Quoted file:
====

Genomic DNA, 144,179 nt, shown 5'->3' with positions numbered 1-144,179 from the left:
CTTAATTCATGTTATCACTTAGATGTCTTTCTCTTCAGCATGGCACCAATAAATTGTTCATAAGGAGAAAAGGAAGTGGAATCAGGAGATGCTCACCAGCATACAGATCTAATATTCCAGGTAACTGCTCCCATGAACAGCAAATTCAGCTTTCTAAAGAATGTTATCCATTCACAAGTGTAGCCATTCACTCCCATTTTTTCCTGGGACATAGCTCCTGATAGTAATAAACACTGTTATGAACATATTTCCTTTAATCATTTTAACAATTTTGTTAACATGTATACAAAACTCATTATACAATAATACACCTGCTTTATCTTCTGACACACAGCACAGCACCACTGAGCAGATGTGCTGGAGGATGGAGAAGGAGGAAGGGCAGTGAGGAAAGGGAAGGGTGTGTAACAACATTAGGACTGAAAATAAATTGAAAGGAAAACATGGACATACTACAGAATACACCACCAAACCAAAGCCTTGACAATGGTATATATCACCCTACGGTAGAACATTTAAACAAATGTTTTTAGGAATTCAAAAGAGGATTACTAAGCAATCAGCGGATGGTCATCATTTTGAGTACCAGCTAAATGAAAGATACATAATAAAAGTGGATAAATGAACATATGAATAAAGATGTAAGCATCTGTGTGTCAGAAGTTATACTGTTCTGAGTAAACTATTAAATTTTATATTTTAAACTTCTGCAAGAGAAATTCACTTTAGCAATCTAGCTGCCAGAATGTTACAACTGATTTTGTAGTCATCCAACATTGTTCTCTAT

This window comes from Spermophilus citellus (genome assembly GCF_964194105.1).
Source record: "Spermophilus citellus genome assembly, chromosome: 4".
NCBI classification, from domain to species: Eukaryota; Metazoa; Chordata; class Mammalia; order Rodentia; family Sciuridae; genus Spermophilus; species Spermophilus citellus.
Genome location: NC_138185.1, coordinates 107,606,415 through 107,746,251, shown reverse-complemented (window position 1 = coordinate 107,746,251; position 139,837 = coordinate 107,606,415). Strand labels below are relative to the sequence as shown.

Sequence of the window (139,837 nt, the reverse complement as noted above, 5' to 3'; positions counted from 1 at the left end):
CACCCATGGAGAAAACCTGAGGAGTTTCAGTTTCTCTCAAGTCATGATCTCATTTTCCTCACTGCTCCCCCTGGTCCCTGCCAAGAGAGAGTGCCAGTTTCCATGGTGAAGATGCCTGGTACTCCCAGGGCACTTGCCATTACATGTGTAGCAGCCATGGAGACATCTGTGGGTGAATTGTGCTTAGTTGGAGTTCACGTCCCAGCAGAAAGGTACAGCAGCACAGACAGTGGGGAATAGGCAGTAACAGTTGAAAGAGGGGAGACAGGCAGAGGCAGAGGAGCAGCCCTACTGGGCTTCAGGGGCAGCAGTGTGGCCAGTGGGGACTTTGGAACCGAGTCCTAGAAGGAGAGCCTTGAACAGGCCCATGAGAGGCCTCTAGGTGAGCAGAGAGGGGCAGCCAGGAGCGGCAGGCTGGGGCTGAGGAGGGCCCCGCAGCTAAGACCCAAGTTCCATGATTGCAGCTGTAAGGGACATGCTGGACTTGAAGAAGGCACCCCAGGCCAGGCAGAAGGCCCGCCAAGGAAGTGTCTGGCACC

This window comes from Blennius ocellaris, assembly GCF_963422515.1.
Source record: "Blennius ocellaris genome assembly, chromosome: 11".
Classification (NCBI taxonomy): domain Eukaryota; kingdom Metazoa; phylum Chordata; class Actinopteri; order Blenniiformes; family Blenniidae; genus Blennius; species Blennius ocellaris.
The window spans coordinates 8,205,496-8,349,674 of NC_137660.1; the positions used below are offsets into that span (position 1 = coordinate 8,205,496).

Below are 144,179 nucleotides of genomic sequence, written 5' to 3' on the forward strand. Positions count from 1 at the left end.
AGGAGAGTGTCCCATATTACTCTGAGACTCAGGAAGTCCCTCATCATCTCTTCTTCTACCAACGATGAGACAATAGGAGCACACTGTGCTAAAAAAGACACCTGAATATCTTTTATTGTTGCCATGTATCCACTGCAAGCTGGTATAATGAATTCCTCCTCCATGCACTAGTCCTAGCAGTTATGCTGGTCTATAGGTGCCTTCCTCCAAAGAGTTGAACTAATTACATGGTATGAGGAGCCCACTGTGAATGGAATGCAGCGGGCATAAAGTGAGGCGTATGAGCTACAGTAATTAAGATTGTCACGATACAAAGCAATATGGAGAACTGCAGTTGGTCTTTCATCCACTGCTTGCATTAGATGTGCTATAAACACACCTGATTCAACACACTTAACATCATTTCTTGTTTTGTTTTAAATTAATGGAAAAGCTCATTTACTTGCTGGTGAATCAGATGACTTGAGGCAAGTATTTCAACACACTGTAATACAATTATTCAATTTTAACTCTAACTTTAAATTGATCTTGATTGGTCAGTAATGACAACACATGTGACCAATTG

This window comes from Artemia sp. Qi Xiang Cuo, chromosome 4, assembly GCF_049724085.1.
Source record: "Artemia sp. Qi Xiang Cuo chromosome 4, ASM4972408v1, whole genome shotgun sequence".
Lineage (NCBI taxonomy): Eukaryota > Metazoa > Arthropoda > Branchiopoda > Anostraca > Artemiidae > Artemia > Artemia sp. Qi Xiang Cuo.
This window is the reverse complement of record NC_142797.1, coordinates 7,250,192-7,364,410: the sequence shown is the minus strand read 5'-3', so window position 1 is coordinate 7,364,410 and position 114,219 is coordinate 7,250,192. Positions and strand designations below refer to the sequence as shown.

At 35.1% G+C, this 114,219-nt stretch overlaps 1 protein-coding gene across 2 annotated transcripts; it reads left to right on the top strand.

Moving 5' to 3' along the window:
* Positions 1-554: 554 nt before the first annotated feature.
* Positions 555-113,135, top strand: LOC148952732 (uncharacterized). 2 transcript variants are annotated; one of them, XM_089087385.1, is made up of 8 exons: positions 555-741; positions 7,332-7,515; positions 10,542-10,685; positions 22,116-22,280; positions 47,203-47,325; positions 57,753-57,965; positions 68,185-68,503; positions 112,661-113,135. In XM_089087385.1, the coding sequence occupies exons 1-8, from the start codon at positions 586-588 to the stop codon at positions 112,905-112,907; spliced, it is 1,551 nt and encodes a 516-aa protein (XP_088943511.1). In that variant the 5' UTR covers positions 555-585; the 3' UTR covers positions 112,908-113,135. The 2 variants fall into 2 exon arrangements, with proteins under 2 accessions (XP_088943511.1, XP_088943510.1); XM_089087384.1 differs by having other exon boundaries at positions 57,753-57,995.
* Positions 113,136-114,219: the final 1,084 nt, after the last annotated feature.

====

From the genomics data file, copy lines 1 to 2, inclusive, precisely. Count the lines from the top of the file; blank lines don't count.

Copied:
Genomic DNA, 144,179 nt, shown 5'->3' with positions numbered 1-144,179 from the left:
CTTAATTCATGTTATCACTTAGATGTCTTTCTCTTCAGCATGGCACCAATAAATTGTTCATAAGGAGAAAAGGAAGTGGAATCAGGAGATGCTCACCAGCATACAGATCTAATATTCCAGGTAACTGCTCCCATGAACAGCAAATTCAGCTTTCTAAAGAATGTTATCCATTCACAAGTGTAGCCATTCACTCCCATTTTTTCCTGGGACATAGCTCCTGATAGTAATAAACACTGTTATGAACATATTTCCTTTAATCATTTTAACAATTTTGTTAACATGTATACAAAACTCATTATACAATAATACACCTGCTTTATCTTCTGACACACAGCACAGCACCACTGAGCAGATGTGCTGGAGGATGGAGAAGGAGGAAGGGCAGTGAGGAAAGGGAAGGGTGTGTAACAACATTAGGACTGAAAATAAATTGAAAGGAAAACATGGACATACTACAGAATACACCACCAAACCAAAGCCTTGACAATGGTATATATCACCCTACGGTAGAACATTTAAACAAATGTTTTTAGGAATTCAAAAGAGGATTACTAAGCAATCAGCGGATGGTCATCATTTTGAGTACCAGCTAAATGAAAGATACATAATAAAAGTGGATAAATGAACATATGAATAAAGATGTAAGCATCTGTGTGTCAGAAGTTATACTGTTCTGAGTAAACTATTAAATTTTATATTTTAAACTTCTGCAAGAGAAATTCACTTTAGCAATCTAGCTGCCAGAATGTTACAACTGATTTTGTAGTCATCCAACATTGTTCTCTAT